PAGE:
Description of Historic Place
The Paterson Block, a three-storey brick apartment building, is located on a major thoroughfare in a mixed-use area on the southern edge of downtown Winnipeg. The City of Winnipeg designation applies to the building on its footprint and the following elements: the entranceway and stairway, stained-glass windows and skylight.
The Paterson Block, erected in 1909, is a well-appointed multiple-family residence in a reserved Tudor Revival style that exemplifies the type of luxurious downtown rental accommodation developed in the early 1900s when Winnipeg reached the size, wealth and sophistication that could support this market niche. To complement the building's setting in an area then noted for its grand homes, architect J.D. Atchison created a subdued, domestically proportioned structure enriched at the front by red brick and Tudor Revival details executed in stone, roughcast and ornamental half-timbering. This refined exterior was matched within and supplemented by features that emphasized privacy and convenience, including only two suites per floor, each spacious and bright, finished in quality materials and equipped with amenities usually reserved for single-family houses. Though its surroundings have greatly changed, the block itself retains considerable design integrity and remains a splendid illustration of affluent apartment living in the early twentieth century.
Source: City of Winnipeg Standing Policy Committee on Property and Development Minutes, July 5, 2005
Key elements that define the heritage character of the Paterson Block site include:
- the downtown location on the west side of Donald Street between Broadway and the Assiniboine River
- the building's placement, facing east and filling much of its lot, with a modest landscaped front yard
Key exterior elements that define the building's domestic Tudor Revival style include:
- the long, narrow, three-storey rectangular form constructed of brick over a limestone foundation, with a small central interior court with a glass skylight
- the two-volume composition, with the rear two-thirds plainly finished and flat roofed, and the front Tudor Revival in presentation, featuring a pitched side-gable roof with cross gables, finishes of red brick, roughcast and mock half-timbering, a pair of two-storey oriels, oversized brick chimneys, etc.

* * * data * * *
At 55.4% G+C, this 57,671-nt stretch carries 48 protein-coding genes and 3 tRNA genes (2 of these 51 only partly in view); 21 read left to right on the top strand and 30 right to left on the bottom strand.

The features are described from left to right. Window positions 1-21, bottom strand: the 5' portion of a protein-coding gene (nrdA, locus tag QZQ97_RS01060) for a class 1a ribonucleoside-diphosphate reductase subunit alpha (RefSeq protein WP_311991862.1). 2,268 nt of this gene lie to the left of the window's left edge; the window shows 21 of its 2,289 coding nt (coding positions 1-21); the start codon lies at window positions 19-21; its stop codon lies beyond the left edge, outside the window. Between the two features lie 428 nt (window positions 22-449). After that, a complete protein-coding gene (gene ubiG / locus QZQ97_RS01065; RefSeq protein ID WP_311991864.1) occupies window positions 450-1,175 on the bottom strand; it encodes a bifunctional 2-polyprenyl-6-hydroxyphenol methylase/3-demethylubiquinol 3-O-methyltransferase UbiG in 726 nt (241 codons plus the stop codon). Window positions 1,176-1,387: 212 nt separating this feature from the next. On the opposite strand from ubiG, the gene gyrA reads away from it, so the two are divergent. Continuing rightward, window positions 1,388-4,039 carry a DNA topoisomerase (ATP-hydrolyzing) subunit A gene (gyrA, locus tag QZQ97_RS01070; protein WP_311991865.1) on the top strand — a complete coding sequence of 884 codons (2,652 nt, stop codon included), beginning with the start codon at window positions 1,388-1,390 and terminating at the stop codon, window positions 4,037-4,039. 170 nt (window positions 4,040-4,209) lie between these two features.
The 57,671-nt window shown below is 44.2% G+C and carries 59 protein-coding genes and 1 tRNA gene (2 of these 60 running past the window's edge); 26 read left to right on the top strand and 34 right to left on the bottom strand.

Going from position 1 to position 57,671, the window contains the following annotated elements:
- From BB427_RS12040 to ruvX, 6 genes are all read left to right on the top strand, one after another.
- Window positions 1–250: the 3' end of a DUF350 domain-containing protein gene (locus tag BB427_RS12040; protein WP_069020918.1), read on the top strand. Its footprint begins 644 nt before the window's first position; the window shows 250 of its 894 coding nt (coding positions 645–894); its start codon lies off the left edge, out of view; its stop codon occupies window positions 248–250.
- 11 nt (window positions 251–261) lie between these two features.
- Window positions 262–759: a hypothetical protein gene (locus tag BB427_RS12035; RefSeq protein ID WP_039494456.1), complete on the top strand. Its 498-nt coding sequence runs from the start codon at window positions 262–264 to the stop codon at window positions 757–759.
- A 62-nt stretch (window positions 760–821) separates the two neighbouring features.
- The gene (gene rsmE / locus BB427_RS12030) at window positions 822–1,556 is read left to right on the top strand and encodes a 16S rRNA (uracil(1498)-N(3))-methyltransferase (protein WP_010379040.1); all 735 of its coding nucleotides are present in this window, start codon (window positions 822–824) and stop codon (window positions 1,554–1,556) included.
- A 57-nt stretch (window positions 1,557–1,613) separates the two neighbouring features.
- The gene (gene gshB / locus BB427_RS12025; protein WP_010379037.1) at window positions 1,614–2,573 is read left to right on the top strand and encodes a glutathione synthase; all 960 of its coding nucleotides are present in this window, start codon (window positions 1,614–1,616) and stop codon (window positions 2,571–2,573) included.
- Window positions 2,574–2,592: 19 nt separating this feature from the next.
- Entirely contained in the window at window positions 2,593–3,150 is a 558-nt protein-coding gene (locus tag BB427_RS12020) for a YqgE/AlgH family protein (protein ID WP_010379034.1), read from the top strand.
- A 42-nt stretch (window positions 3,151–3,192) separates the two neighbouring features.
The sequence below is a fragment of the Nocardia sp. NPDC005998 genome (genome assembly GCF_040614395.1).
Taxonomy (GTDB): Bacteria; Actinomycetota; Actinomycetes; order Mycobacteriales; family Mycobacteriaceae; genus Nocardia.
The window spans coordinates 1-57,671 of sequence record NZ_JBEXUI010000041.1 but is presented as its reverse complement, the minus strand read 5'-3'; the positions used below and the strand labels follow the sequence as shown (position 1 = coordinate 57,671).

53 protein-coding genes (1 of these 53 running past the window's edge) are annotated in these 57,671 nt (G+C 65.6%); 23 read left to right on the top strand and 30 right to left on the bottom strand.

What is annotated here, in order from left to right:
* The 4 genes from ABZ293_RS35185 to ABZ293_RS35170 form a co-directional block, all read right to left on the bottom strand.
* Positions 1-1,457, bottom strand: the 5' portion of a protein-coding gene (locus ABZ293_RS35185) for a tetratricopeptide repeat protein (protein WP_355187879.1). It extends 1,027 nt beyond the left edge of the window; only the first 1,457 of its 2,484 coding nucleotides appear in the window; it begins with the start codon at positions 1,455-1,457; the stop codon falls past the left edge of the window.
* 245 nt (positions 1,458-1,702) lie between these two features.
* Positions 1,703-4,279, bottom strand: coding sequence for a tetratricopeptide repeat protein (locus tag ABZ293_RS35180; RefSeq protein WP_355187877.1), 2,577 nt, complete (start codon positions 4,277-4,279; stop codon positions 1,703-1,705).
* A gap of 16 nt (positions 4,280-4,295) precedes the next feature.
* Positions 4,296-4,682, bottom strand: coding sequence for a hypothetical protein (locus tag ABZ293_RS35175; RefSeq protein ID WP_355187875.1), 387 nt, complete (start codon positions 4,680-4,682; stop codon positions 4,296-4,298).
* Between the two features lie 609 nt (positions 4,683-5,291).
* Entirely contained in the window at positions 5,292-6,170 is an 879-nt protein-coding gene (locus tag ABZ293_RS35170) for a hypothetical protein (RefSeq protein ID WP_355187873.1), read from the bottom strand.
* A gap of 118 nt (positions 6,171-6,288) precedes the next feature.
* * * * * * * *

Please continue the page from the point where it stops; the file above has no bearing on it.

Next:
- the plentiful fenestration throughout, mostly tall flat-headed openings in various sizes and arrangements, some with modestly arched heads, and including large front sunroom openings, etc.
- the off-centre main entrance set within an ashlar stone architrave that also envelopes a multi-paned transom and south-side window, etc.
- other fine details such as the rusticated stone base, the wood and stone banding elements, the twin gables' heavy wooden brackets and bargeboards, the brick window heads and stone sills, the quoin-like intersection of red and common brick on the side walls, etc.
Key interior elements that define the building's well-appointed residential character include:
- the centre-hall plan, with two suites per floor oriented lengthwise east to west, including a light well, etc.
- the richly detailed common spaces, including the front vestibule lined with grey marble and with marble steps, the hall with finishes of natural hardwood and terrazzo flooring; the hardwood stairway with finely worked newel posts and handrails; the graceful Art Nouveau stained-glass stairway windows; etc.
- the long, narrow but spacious apartments with sunrooms, living rooms with fireplaces, bedrooms, dining rooms, pantries, kitchens and servants' quarters, and featuring hardwood flooring, trim and doors, built-in oak sideboards with cupboard doors of leaded glass, built-in pantry shelves with glass doors, stained-glass hallway windows that open on to the light well, etc.
- the basement caretaker's suite and brick partition walls delineating the boiler room and coal storage chutes, storage and utility rooms, etc.